Some patients are suitable to receive drugs therapies that can treat cancer cells wherever they may be in the body. The most commonly used drugs in Australia for HCC are:
- a form of immunotherapy given by infusion into a vein every 3 weeks (combination atezolizumab (Tecentriq) and bevacizumab) that helps the body’s immune system fight tumours, or
- a targeted therapy taken as tablets by mouth (lenvatinib (Lenvima) or sorafenib (Nexavar))
If these drugs don’t work, you doctor will discuss possible second-line treatments.
There’s a lot of research at the moment into new medications that are showing promise to treat HCC and it is likely that treatments will change over time.
Palliative care is care that aims to help with symptoms and let you live your best life possible. It does not mean end-of-life care. People can have palliative care at any stage of their cancer.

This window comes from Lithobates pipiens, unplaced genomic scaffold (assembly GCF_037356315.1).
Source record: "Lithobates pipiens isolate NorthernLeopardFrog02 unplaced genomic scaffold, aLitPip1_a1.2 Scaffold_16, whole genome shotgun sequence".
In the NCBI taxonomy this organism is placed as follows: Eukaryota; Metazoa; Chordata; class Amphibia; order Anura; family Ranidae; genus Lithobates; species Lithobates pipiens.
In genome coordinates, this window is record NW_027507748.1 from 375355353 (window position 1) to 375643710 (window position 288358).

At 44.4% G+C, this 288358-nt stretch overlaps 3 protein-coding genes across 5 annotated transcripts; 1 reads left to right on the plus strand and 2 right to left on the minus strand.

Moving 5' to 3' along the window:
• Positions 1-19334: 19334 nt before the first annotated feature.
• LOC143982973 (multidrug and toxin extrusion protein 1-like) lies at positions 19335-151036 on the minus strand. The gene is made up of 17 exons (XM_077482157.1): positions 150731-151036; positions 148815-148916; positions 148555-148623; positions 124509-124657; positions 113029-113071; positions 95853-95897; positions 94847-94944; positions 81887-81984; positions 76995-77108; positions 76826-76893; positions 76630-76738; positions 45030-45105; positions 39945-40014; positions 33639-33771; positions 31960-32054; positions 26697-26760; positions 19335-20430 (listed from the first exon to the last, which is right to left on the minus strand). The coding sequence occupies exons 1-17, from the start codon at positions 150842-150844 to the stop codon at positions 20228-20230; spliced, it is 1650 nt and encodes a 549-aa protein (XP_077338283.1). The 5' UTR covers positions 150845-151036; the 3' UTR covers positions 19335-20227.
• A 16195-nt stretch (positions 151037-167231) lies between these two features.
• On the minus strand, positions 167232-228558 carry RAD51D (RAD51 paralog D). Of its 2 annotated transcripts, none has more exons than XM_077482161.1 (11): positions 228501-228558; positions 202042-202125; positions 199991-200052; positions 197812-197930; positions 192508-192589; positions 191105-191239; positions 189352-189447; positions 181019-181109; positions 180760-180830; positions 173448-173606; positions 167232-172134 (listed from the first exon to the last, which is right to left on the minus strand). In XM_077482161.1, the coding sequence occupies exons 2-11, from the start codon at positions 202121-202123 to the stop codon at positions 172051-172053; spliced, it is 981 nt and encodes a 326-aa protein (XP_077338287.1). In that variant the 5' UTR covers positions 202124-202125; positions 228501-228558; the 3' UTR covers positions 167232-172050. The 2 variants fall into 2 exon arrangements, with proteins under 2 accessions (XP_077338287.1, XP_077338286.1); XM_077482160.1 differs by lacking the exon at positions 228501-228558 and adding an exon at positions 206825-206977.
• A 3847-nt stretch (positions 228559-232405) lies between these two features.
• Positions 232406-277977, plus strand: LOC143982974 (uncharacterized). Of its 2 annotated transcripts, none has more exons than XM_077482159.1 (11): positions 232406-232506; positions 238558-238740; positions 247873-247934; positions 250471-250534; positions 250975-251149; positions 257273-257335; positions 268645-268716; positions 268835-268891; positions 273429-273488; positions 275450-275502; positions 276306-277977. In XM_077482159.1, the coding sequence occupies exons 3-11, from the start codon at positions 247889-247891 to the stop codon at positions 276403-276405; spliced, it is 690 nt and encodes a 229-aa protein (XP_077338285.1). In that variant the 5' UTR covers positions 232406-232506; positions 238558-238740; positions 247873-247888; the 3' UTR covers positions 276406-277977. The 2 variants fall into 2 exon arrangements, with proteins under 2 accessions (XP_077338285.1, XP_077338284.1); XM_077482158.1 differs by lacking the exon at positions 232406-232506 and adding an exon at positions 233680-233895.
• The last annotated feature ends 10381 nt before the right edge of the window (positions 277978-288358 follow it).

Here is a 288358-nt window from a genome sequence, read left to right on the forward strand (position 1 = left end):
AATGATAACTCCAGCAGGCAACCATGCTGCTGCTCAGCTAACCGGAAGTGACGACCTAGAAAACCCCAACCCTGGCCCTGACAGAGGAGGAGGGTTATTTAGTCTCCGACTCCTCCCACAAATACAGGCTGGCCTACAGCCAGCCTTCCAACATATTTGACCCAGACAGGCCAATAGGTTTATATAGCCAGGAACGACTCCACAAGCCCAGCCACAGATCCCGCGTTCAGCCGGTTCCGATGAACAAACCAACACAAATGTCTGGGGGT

Palliative treatments may include radiation therapy or using drugs to manage symptoms.
Your doctor may refer you to a palliative care team to help manage your symptoms and maintain your quality of life.Read more about liver treatments
Living with HCC
If you are diagnosed with HCC, there are some important things you can do to make sure you’re as healthy as you can be.
HCC stops the liver from working properly, so the body uses up fat and muscle to provide energy. This can lead to muscle wasting, weight loss and loss of strength.
If you have HCC, you may need to eat more kilojoules and more protein than you did previously. It’s a good idea to talk to an accredited dietitian about a high protein, high energy eating plan. You can eat small meals often, have extra energy-rich snacks, and avoid salt. You can read more about an eating plan here.